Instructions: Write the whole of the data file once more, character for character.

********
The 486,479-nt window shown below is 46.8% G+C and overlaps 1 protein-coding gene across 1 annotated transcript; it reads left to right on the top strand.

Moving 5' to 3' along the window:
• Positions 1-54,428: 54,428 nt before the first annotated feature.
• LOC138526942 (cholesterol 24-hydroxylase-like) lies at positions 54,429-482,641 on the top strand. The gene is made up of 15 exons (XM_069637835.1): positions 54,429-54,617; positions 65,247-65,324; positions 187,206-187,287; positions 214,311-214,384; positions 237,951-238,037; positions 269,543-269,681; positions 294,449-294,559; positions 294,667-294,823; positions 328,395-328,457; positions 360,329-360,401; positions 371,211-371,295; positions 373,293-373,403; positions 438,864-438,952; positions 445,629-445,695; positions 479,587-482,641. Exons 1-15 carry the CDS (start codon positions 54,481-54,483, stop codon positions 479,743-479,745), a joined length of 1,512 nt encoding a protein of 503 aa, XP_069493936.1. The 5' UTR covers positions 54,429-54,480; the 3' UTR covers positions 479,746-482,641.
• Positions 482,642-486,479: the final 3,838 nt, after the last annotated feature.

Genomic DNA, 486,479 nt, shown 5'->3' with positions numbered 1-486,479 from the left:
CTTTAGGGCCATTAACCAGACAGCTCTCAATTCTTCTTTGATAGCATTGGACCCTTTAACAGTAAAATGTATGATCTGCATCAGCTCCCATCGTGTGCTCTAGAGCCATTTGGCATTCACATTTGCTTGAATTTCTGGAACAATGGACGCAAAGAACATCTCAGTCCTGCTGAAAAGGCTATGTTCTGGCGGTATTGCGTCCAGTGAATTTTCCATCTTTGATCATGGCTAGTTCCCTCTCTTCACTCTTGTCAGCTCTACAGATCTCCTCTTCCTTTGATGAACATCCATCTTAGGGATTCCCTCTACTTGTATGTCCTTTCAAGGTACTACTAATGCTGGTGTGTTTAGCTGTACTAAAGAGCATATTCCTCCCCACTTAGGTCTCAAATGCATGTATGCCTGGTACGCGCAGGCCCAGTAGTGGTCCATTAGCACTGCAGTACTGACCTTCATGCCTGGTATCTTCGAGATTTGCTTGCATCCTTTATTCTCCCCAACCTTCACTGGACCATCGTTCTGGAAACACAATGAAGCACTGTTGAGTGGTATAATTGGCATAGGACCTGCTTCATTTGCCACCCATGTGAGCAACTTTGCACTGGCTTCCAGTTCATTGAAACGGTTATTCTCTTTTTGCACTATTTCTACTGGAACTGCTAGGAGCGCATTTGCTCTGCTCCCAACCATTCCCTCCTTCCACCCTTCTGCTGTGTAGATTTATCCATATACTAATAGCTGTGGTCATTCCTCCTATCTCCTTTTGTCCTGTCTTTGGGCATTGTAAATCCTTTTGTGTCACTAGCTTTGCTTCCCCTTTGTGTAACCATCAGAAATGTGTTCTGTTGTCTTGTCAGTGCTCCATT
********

The 486,479-nt window shown below is 46.8% G+C and overlaps 1 protein-coding gene across 1 annotated transcript; it reads left to right on the top strand.

Moving 5' to 3' along the window:
• Positions 1-54,428: 54,428 nt before the first annotated feature.
• LOC138526942 (cholesterol 24-hydroxylase-like) lies at positions 54,429-482,641 on the top strand. The gene is made up of 15 exons (XM_069637835.1): positions 54,429-54,617; positions 65,247-65,324; positions 187,206-187,287; positions 214,311-214,384; positions 237,951-238,037; positions 269,543-269,681; positions 294,449-294,559; positions 294,667-294,823; positions 328,395-328,457; positions 360,329-360,401; positions 371,211-371,295; positions 373,293-373,403; positions 438,864-438,952; positions 445,629-445,695; positions 479,587-482,641. Exons 1-15 carry the CDS (start codon positions 54,481-54,483, stop codon positions 479,743-479,745), a joined length of 1,512 nt encoding a protein of 503 aa, XP_069493936.1. The 5' UTR covers positions 54,429-54,480; the 3' UTR covers positions 479,746-482,641.
• Positions 482,642-486,479: the final 3,838 nt, after the last annotated feature.

Genomic DNA, 486,479 nt, shown 5'->3' with positions numbered 1-486,479 from the left:
CTTTAGGGCCATTAACCAGACAGCTCTCAATTCTTCTTTGATAGCATTGGACCCTTTAACAGTAAAATGTATGATCTGCATCAGCTCCCATCGTGTGCTCTAGAGCCATTTGGCATTCACATTTGCTTGAATTTCTGGAACAATGGACGCAAAGAACATCTCAGTCCTGCTGAAAAGGCTATGTTCTGGCGGTATTGCGTCCAGTGAATTTTCCATCTTTGATCATGGCTAGTTCCCTCTCTTCACTCTTGTCAGCTCTACAGATCTCCTCTTCCTTTGATGAACATCCATCTTAGGGATTCCCTCTACTTGTATGTCCTTTCAAGGTACTACTAATGCTGGTGTGTTTAGCTGTACTAAAGAGCATATTCCTCCCCACTTAGGTCTCAAATGCATGTATGCCTGGTACGCGCAGGCCCAGTAGTGGTCCATTAGCACTGCAGTACTGACCTTCATGCCTGGTATCTTCGAGATTTGCTTGCATCCTTTATTCTCCCCAACCTTCACTGGACCATCGTTCTGGAAACACAATGAAGCACTGTTGAGTGGTATAATTGGCATAGGACCTGCTTCATTTGCCACCCATGTGAGCAACTTTGCACTGGCTTCCAGTTCATTGAAACGGTTATTCTCTTTTTGCACTATTTCTACTGGAACTGCTAGGAGCGCATTTGCTCTGCTCCCAACCATTCCCTCCTTCCACCCTTCTGCTGTGTAGATTTATCCATATACTAATAGCTGTGGTCATTCCTCCTATCTCCTTTTGTCCTGTCTTTGGGCATTGTAAATCCTTTTGTGTCACTAGCTTTGCTTCCCCTTTGTGTAACCATCAGAAATGTGTTCTGTTGTCTTGTCAGTGCTCCATT